Dizziness is a fairly common complaint, often also described as feeling lightheaded or giddy. Vertigo, on the other hand, involves a perception of movement, so you may feel like either you or the room is spinning or moving. Both dizziness and vertigo may occur with a wide range of medical conditions, some of which are benign and others which are serious, so it is wise to have these checked out by your primary health care practitioner.
One cause of vertigo is Benign Paroxysmal Positional Vertigo (BPPV), which is a condition affecting the semicircular canals of the inner ear. The attacks of vertigo typically last less the 30 seconds and are usually brought on by activities such as turning in bed, lying down, sitting up or looking upwards. Episodes may last for weeks to months, followed by asymptomatic periods of months to years.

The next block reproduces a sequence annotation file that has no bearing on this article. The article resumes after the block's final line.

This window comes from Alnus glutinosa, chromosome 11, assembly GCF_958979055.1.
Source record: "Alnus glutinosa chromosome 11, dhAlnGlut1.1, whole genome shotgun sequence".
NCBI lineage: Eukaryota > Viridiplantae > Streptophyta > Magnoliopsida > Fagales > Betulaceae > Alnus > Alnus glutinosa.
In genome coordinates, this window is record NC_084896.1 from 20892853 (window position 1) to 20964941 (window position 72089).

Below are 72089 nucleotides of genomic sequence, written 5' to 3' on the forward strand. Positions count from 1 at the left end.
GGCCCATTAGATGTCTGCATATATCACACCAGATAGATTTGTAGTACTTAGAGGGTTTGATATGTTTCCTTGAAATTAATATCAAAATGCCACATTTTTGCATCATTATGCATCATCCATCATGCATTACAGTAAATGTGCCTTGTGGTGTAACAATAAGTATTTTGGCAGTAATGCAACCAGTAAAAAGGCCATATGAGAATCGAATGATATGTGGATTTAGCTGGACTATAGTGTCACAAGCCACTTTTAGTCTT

Our brain determines our sense of where we are in space from numerous anatomical structures and systems. There are many nerve endings in the upper neck which give feedback to our brain, so improving function in this area may improve symptoms of dizziness or vertigo. There are also specific manoeuvres which can be performed to treat BPPV which involve a series of positioning the head and body. Claire and Fiona have done further study in the diagnosis and treatment of BPPV, so next time you are experiencing vertigo or dizziness, why not mention it at your osteopathic consultation – we may be able to help!